Something akin to what we use in In the Shadow of Ares as part of the telepresence control system made its appearance at the Consumer Electronics Show this past week:
The Android-powered micro-LED screen in these goggles turns average skiers into cyborgs, displaying everything from GPS-enabled trail maps to your current speed and altitude. If that’s not cool enough, it can sync with Bluetooth compatible devices, creating an in-goggle viewfinder for a camera, or display songs or incoming calls.
No word yet on whether they’ll be useful in controlling swarms of semi-autonomous mining robots.
FuturePundit points to a NYT article describing something very similar to a piece of technology readers might recognize from the Oasis scene of In the Shadow of Ares – Taking DNA Sequencing to the Masses:
Dr. Rothberg is the founder of Ion Torrent, which last month began selling a sequencer it calls the Personal Genome Machine. While most sequencers cost hundreds of thousands of dollars and are at least the size of small refrigerators, this machine sells for just under $50,000 and is the size of a largish desktop printer.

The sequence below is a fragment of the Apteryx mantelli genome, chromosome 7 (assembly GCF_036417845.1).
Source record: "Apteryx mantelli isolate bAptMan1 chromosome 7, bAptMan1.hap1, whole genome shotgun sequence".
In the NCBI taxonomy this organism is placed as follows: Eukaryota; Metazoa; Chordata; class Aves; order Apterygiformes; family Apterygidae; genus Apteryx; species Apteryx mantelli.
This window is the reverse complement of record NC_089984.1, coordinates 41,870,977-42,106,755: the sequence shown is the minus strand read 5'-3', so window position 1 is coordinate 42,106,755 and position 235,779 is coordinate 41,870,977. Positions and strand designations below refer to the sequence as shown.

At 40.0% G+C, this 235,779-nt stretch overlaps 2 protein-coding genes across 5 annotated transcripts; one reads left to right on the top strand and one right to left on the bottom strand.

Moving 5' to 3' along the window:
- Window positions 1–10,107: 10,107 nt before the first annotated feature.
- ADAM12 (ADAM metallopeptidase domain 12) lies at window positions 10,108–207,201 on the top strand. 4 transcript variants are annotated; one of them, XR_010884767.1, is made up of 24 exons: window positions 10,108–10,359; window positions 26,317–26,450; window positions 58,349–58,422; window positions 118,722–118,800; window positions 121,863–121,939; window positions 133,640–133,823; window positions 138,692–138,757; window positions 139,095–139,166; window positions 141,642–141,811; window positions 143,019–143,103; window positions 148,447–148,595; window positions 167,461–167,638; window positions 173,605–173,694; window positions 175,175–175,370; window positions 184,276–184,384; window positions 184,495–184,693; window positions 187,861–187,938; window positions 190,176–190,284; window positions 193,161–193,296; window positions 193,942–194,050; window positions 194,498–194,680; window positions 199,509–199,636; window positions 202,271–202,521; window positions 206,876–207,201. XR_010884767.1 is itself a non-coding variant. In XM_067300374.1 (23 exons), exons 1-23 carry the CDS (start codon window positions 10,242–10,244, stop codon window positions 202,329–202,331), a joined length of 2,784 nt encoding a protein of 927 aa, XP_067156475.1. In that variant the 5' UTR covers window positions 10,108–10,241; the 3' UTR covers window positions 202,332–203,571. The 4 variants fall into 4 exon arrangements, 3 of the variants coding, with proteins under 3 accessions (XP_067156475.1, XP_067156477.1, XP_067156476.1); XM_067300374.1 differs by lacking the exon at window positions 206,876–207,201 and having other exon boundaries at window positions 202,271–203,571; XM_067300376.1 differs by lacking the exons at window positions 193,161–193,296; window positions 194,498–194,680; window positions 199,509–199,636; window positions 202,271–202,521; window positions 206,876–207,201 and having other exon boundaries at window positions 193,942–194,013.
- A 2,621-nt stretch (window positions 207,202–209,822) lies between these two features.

While not intended for the general public, the machine could expand the use of DNA sequencing from specialized centers to smaller university and industrial labs, and into hospitals and doctors’ offices, helping make DNA sequencing a standard part of medical practice…
Rather than culturing a bug to identify what is infecting a patient, for instance, a hospital might determine its DNA sequence. Massachusetts General Hospital is already sequencing 130 genes from patient tumor samples, looking for mutations that might predict which drugs will work best. It has won an Ion Torrent machine in a contest and hopes to put it to that use…
While most experts agree that sequencing will become commonplace in medicine, some say they think Dr. Rothberg is overselling his machine. Like the early Apple II of Mr. Jobs, it is too puny for many tasks, including sequencing the entire genome of a person…
Dr. Rothberg acknowledged that the existing model was good for sequencing a virus or bacterium or a handful of genes, and indicated that future models would be more powerful.
Indeed. Just imagine what forty more years of technological evolution might do to this device, in terms of cost, power, speed, and size.